Was the failure to submit the new Speaker’s name 14 days before Dewan Rakyat convened, fatal?

The opposition MPs protested that the Speaker’s appointment was invalid. They walked out of Parliament. After all that drama, lemming-like, they all trooped back: and took their oath before the very same Speaker. What was that about? You tell me.

Was the failure to submit the new Speaker’s name 14 days before Dewan Rakyat convened, fatal?

Was there a failure to submit the name of the sole candidate to the position of Yang di-Pertua–Dato’ Mohamad Ariff Bin Md Yusof–to the  Setiausaha  of the Dewan Rakyat within 14 days, of any consequence?

If ‘No’, then there was nothing to protest about.

If ‘Yes’, so what?

Starting Point 

The starting point is to look at the rules that govern the Dewan Rakyat.  They are called ‘Standing Orders of the Dewan Rakyat’.

The Standing Orders are made under Article 62 of the Federal Constitution.   This is why at the opening paragraph of Standing Orders there is an explicit statement to the effect that: –

‘These Standing Orders are made by the Dewan Rakyat,in pursuance of Article 62(1) of the Federal Constitution’.

In other words, the Standing Orders must comply with the overarching principles set out in Article 62.

Article 62 of the Federal Constitution

So what does Article 62 of the Federal Constitution say?

Clause 1 of Article 62 states:

‘Subject to the provisions of this Constitution and of federal law, each House of Parliament shall regulate its own procedure.’

What this means is that the Dewan Rakyat–if a majority of its members agree–can do what it likes as far as House rules go.  That is the meaning of the phrase, ‘… each House… shall regulate its own procedure.’  It is ‘by a simple majority’ because Clause (3) of Article 62 states that, ‘each House shall… take its decision by a simple majority of members voting…’.

The Courts cannot interfere.

The Administration cannot interfere.

Each component of the government (with a lowercase ‘g’) regulates itself.  That is the nature of the separation of powers and the rule of law.

How is the Speaker to be elected?

How must the Speaker be elected?  What do the Standing Orders say?

Order 4 sets out the procedure.  It says: –

  1. The procedure for the election of a Yang di-Pertua shall be as follows:

(1)     Every member who wishes to propose a person who is either a member of the House or is qualified for election… as Yang di-Pertua… shall notify the Setiausaha of his proposal in writing at least fourteen days before the meeting.’

Opposition’s Complaint

The Opposition’s complaint is that the Setiausahawas not notified of the new candidate’s name 14 days before the Dewan Rakyatconvened. And therefore, pointing to a breach of Order 4, all but two of the opposition MPs staged a walkout.

Most of these people who walked out were experienced MPs. You would have thought that they would have known of the contents of the Standing Orders inside out.

Order 99A

Yet two Opposition MPs, Khairy Jamaluddin and  Anifah Aman sat in.  Why was that?

This is the second point. They must have realised the existence of Standing Order 99A which states: –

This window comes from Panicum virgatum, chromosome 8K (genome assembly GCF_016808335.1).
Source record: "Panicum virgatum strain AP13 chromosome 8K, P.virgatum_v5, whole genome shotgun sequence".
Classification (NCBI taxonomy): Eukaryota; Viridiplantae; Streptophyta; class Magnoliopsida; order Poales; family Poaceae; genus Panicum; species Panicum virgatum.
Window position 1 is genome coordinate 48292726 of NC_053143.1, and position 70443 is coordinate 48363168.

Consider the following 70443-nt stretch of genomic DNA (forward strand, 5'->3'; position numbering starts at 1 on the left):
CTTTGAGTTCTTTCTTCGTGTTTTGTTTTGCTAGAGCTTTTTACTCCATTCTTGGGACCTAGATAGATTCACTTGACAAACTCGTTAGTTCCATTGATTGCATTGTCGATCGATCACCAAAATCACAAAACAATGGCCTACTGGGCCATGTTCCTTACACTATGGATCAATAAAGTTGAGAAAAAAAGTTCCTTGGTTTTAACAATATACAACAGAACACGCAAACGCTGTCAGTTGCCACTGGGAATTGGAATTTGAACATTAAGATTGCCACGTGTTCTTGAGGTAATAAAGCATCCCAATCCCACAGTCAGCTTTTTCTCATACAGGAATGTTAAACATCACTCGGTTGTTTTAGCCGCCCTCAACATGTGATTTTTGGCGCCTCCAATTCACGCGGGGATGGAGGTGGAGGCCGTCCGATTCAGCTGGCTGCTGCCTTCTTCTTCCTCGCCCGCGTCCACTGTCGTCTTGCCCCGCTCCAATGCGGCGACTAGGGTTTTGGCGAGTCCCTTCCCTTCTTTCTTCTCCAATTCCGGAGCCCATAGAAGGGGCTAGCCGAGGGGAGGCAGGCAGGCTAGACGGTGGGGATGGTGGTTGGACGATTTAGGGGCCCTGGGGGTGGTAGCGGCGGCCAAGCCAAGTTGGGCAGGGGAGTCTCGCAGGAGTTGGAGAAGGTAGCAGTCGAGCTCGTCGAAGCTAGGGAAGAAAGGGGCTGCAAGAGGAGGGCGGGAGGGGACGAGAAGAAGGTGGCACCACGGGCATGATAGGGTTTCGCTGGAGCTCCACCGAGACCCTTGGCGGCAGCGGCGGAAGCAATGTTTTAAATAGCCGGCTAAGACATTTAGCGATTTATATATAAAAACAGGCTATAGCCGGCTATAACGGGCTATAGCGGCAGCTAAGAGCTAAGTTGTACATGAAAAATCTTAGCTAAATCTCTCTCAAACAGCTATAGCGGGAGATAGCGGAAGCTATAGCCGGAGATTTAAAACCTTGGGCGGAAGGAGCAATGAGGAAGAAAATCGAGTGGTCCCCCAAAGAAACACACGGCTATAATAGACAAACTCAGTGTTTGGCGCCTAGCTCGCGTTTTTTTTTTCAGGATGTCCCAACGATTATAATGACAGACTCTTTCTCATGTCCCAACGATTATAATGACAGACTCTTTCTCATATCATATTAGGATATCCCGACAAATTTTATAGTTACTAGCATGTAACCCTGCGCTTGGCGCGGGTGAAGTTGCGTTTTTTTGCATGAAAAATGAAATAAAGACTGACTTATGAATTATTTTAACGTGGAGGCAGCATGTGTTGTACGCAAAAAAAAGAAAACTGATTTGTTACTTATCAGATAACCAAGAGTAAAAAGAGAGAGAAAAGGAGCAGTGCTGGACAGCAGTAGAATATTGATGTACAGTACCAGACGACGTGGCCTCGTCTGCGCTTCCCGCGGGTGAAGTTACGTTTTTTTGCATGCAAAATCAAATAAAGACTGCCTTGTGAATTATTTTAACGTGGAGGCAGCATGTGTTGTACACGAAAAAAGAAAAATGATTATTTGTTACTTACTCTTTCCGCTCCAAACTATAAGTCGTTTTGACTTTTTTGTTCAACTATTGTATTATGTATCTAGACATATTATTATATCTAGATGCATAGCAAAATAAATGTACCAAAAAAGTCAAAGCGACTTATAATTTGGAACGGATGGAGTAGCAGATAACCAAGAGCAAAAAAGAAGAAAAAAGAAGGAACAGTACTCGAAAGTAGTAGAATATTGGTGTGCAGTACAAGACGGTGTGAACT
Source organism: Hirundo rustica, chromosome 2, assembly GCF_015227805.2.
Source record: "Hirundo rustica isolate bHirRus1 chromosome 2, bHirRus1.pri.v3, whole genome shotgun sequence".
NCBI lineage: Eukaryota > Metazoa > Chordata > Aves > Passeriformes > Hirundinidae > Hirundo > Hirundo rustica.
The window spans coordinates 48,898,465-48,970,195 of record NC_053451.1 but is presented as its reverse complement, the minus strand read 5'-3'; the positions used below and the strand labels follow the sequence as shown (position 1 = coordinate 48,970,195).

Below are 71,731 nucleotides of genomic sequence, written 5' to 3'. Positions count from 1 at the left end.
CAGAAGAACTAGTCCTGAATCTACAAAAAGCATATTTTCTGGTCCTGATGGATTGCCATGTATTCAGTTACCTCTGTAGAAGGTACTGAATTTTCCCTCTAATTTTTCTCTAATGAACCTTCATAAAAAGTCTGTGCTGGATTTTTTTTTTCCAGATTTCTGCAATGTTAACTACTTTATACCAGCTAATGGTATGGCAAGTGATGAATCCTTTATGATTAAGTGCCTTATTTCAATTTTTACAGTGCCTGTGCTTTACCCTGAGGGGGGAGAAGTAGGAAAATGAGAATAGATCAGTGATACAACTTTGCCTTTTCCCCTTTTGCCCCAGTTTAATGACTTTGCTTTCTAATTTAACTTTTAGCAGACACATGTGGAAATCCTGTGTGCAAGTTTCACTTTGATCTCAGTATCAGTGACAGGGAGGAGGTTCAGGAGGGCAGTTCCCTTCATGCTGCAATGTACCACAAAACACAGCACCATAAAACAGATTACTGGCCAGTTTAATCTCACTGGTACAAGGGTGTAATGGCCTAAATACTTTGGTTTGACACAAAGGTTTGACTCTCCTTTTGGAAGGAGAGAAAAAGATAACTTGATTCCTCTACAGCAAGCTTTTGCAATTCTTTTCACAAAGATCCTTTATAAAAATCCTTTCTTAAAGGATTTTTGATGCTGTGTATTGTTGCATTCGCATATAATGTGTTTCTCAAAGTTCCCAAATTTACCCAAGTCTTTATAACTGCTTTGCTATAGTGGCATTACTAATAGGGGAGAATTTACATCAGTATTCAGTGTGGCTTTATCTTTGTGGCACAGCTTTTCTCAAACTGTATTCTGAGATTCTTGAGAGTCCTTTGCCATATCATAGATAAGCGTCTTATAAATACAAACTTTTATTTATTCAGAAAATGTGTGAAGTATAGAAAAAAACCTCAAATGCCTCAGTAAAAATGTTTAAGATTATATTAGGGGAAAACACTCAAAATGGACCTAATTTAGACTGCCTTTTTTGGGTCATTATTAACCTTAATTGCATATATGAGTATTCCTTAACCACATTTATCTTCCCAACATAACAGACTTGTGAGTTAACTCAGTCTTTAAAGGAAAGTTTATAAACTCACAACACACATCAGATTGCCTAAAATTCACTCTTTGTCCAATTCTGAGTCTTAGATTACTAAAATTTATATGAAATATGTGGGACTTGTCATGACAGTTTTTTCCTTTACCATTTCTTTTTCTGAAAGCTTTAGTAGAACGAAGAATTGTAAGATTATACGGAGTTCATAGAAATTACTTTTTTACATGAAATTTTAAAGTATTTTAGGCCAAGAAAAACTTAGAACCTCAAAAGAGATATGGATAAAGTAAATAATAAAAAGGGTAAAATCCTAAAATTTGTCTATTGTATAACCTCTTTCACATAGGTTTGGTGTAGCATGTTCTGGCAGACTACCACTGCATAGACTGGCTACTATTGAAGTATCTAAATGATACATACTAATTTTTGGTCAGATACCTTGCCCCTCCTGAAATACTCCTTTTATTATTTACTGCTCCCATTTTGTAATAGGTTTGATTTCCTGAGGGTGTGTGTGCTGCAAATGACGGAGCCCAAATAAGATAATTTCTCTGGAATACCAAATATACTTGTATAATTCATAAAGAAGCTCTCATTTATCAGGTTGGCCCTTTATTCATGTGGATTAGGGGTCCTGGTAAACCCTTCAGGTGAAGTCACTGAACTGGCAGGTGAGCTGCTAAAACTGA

‘Where in making any decision there has been a failure on the part of the House… to comply with any provision of the Standing Order in the proceeding leading to the decision, such failure shall be treated as an irregularity and shall not nullify the proceedings or the decision resulting therefrom.’

Is it not true that the selection of the Speaker was in law, ‘a proceeding’ of Parliament?

Assuming the opposition MPs correctly allege that the  Setiausaha  did not receive the nomination of the Speaker 14 days before the first meeting of Parliament, does not Standing Order 99A resolve the problem?

Is the Setiausaha complaining?

Third, is the Setiausaha, Datuk Roosme Hamzah complaining of any breach of procedure?  Did she refuse to accept the nomination?  If the Setiausaha herself is not complaining why the fuss?  [She seems to have said to FMT that she had received the nomination on July 02, 2018]. Today is July 16th.

How many days are there in between? You decide.

Alternatively, assume, for a moment, there is a breach. So what?

There is a Standing Order 99A which ‘repairs’ any breach complained of.  The result of the application of Order 99A to this ‘alleged’ problem is that it is as if no such error or breach had occurred in the first place.

Fourth, assuming that Standing Order 99A is inapplicable, then what of the overarching principle housed in the Federal Constitution itself, in Article 62 (1)?

Article 62(1) states that: –

‘… each House of Parliament shall regulate its own procedure’.

The House has elected the Speaker.  End of story.

There is one further Standing Order that the opposition MPs forgot.

It is Order 4(3) which states: –

‘if only one member or person be so proposed and seconded as Yang di-Pertuahe shall be declared by the secretary without question put, to have been elected.’

How many persons were proposed to the Parliament this morning?

Only one.

If more persons had been proposed–and seconded – then there is some ground for debate.  Such a circumstance it will then activate the second part of Order 4(3) which states, ‘if more than one member or person be so proposed and seconded the House shall proceed to elect a Yang di-Pertuaby ballot.’.

But there was only one proposal.

So there was no necessity to call upon the second part of Order 4 (3).

So I wonder:

The Speaker is a Malay.

He is a Muslim.

He is highly qualified.

Why did the opposition MPs walk out in protest?

Beats me.

If they had thought that that the Speaker’s election was bad in law, why did the lot of them troop back in, to be sworn in before the very same Speaker?

This is the  question human rightist Haris Ibrahim asks in his blog  The People’s Parliament.

Beats me.



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